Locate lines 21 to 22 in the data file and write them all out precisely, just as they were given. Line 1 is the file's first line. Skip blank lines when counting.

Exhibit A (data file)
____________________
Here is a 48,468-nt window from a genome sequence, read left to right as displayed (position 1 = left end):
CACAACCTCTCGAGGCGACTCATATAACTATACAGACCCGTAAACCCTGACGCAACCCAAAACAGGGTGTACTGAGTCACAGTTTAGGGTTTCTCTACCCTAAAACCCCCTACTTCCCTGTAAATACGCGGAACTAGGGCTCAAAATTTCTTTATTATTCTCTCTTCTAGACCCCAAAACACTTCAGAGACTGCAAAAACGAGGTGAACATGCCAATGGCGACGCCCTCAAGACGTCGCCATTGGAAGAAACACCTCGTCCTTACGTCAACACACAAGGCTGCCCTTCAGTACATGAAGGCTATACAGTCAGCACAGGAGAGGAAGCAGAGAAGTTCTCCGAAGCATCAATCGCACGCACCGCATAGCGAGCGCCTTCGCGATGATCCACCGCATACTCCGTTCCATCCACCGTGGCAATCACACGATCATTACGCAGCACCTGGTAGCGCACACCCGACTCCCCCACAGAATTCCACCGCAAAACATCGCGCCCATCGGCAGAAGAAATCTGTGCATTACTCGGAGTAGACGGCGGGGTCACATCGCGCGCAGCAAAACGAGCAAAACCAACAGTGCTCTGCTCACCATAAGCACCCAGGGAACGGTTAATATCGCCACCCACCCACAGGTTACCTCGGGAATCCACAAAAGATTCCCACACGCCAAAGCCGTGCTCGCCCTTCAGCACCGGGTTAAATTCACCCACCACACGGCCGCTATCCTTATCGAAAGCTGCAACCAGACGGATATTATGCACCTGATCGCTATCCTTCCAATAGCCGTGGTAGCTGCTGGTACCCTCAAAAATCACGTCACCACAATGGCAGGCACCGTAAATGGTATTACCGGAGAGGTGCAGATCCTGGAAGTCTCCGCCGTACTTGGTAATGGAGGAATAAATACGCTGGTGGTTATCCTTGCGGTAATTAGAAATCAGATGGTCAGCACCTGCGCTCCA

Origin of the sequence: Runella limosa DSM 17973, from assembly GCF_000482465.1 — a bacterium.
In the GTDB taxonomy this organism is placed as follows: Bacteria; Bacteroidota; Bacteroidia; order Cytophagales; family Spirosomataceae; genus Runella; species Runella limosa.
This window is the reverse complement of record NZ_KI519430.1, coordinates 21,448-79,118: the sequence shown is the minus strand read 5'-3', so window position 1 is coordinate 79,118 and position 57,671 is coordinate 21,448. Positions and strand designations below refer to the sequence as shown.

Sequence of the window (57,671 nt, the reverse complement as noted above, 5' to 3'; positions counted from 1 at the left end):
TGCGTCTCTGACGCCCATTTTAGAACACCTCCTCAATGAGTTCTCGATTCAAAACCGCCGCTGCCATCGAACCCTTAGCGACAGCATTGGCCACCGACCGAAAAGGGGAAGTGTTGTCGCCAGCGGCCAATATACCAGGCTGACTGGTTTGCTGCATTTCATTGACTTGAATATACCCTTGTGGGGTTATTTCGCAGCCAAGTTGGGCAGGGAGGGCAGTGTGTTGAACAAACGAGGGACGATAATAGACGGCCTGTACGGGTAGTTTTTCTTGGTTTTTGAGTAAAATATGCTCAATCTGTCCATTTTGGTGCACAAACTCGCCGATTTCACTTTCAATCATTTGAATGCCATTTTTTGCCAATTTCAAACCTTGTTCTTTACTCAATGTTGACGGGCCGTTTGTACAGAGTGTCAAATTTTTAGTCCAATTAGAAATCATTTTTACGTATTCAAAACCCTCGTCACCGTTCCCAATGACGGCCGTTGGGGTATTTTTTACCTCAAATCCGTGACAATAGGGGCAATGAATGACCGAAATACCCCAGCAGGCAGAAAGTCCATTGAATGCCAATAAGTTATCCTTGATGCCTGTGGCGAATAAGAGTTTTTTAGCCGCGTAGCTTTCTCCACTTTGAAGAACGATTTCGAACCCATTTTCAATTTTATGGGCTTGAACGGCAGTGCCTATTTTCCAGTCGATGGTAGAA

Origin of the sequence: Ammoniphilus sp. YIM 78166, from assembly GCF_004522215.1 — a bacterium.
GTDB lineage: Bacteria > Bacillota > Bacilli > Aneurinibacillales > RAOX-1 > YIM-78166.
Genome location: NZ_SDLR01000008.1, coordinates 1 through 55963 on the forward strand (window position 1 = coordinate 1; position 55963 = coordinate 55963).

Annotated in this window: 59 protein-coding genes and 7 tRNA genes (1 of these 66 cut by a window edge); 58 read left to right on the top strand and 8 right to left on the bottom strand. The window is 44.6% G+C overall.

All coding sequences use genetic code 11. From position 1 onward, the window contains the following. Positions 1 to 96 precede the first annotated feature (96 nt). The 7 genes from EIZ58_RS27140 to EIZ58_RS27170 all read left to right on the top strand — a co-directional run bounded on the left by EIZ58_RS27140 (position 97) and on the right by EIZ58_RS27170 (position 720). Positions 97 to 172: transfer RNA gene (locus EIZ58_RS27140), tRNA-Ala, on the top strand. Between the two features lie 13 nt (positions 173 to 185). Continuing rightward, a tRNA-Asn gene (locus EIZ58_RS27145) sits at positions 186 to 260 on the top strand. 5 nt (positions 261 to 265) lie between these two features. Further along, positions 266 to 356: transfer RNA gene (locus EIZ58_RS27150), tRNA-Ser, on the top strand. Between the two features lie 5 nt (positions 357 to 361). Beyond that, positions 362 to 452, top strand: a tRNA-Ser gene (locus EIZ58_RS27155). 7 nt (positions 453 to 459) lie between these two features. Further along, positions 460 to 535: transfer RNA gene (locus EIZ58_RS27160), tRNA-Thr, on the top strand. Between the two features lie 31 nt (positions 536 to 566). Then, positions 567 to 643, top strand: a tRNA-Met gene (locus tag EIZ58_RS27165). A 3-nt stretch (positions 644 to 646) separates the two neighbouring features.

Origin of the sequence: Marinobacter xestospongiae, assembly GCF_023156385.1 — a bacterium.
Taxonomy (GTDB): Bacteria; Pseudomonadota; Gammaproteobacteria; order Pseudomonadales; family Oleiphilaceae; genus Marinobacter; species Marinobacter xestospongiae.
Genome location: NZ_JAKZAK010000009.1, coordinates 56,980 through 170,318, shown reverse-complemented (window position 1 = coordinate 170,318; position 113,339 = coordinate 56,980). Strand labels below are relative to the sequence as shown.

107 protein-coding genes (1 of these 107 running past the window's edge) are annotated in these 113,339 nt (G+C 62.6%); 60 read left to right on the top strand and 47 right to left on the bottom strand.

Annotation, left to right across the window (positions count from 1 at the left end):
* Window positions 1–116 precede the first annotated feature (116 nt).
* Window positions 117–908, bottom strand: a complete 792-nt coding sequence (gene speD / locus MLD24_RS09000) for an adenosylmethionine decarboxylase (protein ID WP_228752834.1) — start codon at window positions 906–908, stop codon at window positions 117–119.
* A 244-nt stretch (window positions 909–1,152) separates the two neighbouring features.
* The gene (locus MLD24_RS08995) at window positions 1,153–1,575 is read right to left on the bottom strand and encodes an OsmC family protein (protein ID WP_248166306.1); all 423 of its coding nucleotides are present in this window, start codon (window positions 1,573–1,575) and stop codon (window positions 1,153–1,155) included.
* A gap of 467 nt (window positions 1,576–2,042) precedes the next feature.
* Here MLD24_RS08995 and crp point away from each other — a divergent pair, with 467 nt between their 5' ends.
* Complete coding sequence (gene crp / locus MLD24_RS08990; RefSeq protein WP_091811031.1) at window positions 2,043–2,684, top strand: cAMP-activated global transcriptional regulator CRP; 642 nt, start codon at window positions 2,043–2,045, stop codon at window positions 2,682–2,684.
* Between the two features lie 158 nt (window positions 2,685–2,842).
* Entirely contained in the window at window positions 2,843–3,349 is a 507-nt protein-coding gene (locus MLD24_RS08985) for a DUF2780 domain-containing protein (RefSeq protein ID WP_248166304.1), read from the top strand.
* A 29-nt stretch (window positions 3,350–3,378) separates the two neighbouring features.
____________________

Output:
* The gene (locus MLD24_RS08995) at window positions 1,153–1,575 is read right to left on the bottom strand and encodes an OsmC family protein (protein ID WP_248166306.1); all 423 of its coding nucleotides are present in this window, start codon (window positions 1,573–1,575) and stop codon (window positions 1,153–1,155) included.
* A gap of 467 nt (window positions 1,576–2,042) precedes the next feature.